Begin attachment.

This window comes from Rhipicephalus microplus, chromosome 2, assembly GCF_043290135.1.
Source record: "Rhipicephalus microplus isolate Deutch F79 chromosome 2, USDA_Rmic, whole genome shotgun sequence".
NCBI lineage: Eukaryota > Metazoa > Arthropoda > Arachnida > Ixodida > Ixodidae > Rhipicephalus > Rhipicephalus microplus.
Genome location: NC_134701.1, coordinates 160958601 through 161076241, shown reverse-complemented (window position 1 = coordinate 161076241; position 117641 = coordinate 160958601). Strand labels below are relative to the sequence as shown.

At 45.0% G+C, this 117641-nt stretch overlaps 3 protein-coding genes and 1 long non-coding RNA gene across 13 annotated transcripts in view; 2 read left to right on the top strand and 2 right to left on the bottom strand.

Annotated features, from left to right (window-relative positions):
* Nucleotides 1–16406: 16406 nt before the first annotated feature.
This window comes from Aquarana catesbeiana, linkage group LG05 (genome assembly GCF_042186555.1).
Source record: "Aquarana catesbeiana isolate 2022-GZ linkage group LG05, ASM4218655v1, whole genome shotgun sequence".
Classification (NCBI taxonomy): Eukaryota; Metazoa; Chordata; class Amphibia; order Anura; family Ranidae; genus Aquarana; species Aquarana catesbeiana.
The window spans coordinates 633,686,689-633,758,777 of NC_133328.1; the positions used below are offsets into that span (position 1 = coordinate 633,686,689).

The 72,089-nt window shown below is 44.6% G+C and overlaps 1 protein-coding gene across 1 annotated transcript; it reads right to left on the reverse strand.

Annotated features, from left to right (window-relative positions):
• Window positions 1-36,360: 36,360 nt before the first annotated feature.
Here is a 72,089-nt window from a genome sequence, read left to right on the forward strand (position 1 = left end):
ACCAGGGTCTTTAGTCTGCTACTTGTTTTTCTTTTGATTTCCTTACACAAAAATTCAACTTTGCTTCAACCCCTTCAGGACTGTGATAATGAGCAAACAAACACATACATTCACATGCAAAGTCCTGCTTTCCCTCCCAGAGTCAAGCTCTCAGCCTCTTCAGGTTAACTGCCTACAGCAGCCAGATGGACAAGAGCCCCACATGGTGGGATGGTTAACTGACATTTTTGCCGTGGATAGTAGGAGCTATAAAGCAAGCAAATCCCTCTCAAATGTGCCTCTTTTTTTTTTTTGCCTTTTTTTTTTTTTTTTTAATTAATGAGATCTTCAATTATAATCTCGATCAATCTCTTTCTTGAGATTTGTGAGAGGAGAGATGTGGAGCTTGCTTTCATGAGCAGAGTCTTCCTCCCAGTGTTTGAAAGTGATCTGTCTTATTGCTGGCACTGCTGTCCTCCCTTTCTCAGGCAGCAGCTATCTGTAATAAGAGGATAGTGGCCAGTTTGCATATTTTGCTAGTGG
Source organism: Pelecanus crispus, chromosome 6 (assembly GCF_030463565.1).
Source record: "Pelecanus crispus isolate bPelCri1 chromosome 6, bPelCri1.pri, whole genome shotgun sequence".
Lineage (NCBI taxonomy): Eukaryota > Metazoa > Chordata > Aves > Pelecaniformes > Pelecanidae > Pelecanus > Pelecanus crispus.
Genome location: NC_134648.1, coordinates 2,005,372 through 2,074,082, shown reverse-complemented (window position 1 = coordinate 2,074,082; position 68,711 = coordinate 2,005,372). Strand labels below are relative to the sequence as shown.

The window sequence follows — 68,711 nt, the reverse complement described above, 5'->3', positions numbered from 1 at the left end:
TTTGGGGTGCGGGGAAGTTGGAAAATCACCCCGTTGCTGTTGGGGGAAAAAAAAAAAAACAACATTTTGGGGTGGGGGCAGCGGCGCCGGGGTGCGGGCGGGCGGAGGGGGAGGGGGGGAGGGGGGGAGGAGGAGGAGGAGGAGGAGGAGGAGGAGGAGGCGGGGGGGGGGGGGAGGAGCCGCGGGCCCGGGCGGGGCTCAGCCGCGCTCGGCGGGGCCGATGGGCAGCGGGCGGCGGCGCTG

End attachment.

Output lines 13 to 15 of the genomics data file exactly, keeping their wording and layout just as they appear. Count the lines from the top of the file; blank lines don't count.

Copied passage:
Annotated features, from left to right (window-relative positions):
• Window positions 1-36,360: 36,360 nt before the first annotated feature.
Here is a 72,089-nt window from a genome sequence, read left to right on the forward strand (position 1 = left end):